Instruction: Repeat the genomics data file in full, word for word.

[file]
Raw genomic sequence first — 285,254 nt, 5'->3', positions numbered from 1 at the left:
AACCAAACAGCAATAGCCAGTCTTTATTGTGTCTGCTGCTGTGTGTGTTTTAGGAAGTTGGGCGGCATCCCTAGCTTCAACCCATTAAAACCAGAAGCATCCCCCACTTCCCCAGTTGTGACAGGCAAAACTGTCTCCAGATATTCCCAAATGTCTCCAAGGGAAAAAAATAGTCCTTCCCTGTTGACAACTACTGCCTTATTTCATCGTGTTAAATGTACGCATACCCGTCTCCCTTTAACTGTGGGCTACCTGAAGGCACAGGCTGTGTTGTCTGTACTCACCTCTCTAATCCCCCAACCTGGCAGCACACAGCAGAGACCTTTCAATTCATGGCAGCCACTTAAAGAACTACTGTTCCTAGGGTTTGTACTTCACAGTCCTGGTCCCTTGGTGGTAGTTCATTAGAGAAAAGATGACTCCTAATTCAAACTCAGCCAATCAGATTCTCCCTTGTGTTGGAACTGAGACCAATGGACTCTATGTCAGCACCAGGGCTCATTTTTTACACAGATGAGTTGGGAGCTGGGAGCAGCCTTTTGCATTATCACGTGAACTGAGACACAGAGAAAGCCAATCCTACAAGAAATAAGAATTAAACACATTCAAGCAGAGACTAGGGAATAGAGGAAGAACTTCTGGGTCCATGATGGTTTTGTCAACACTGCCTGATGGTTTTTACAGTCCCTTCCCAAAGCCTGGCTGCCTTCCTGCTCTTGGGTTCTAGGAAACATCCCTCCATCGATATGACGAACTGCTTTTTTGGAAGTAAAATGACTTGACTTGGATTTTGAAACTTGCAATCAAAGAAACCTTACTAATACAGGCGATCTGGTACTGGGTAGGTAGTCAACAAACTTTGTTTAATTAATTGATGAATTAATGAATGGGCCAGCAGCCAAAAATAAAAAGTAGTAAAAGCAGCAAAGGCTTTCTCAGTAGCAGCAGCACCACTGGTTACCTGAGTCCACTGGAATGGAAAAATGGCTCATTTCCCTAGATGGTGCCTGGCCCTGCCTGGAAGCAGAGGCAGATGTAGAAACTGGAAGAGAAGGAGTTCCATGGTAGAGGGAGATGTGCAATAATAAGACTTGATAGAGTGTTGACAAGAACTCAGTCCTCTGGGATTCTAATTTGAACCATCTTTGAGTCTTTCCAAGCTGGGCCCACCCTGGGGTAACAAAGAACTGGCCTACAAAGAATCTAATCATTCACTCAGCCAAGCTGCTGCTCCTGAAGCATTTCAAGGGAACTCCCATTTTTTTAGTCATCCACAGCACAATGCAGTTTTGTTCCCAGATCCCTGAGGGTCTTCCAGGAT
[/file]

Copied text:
Raw genomic sequence first — 285,254 nt, 5'->3', positions numbered from 1 at the left:
AACCAAACAGCAATAGCCAGTCTTTATTGTGTCTGCTGCTGTGTGTGTTTTAGGAAGTTGGGCGGCATCCCTAGCTTCAACCCATTAAAACCAGAAGCATCCCCCACTTCCCCAGTTGTGACAGGCAAAACTGTCTCCAGATATTCCCAAATGTCTCCAAGGGAAAAAAATAGTCCTTCCCTGTTGACAACTACTGCCTTATTTCATCGTGTTAAATGTACGCATACCCGTCTCCCTTTAACTGTGGGCTACCTGAAGGCACAGGCTGTGTTGTCTGTACTCACCTCTCTAATCCCCCAACCTGGCAGCACACAGCAGAGACCTTTCAATTCATGGCAGCCACTTAAAGAACTACTGTTCCTAGGGTTTGTACTTCACAGTCCTGGTCCCTTGGTGGTAGTTCATTAGAGAAAAGATGACTCCTAATTCAAACTCAGCCAATCAGATTCTCCCTTGTGTTGGAACTGAGACCAATGGACTCTATGTCAGCACCAGGGCTCATTTTTTACACAGATGAGTTGGGAGCTGGGAGCAGCCTTTTGCATTATCACGTGAACTGAGACACAGAGAAAGCCAATCCTACAAGAAATAAGAATTAAACACATTCAAGCAGAGACTAGGGAATAGAGGAAGAACTTCTGGGTCCATGATGGTTTTGTCAACACTGCCTGATGGTTTTTACAGTCCCTTCCCAAAGCCTGGCTGCCTTCCTGCTCTTGGGTTCTAGGAAACATCCCTCCATCGATATGACGAACTGCTTTTTTGGAAGTAAAATGACTTGACTTGGATTTTGAAACTTGCAATCAAAGAAACCTTACTAATACAGGCGATCTGGTACTGGGTAGGTAGTCAACAAACTTTGTTTAATTAATTGATGAATTAATGAATGGGCCAGCAGCCAAAAATAAAAAGTAGTAAAAGCAGCAAAGGCTTTCTCAGTAGCAGCAGCACCACTGGTTACCTGAGTCCACTGGAATGGAAAAATGGCTCATTTCCCTAGATGGTGCCTGGCCCTGCCTGGAAGCAGAGGCAGATGTAGAAACTGGAAGAGAAGGAGTTCCATGGTAGAGGGAGATGTGCAATAATAAGACTTGATAGAGTGTTGACAAGAACTCAGTCCTCTGGGATTCTAATTTGAACCATCTTTGAGTCTTTCCAAGCTGGGCCCACCCTGGGGTAACAAAGAACTGGCCTACAAAGAATCTAATCATTCACTCAGCCAAGCTGCTGCTCCTGAAGCATTTCAAGGGAACTCCCATTTTTTTAGTCATCCACAGCACAATGCAGTTTTGTTCCCAGATCCCTGAGGGTCTTCCAGGAT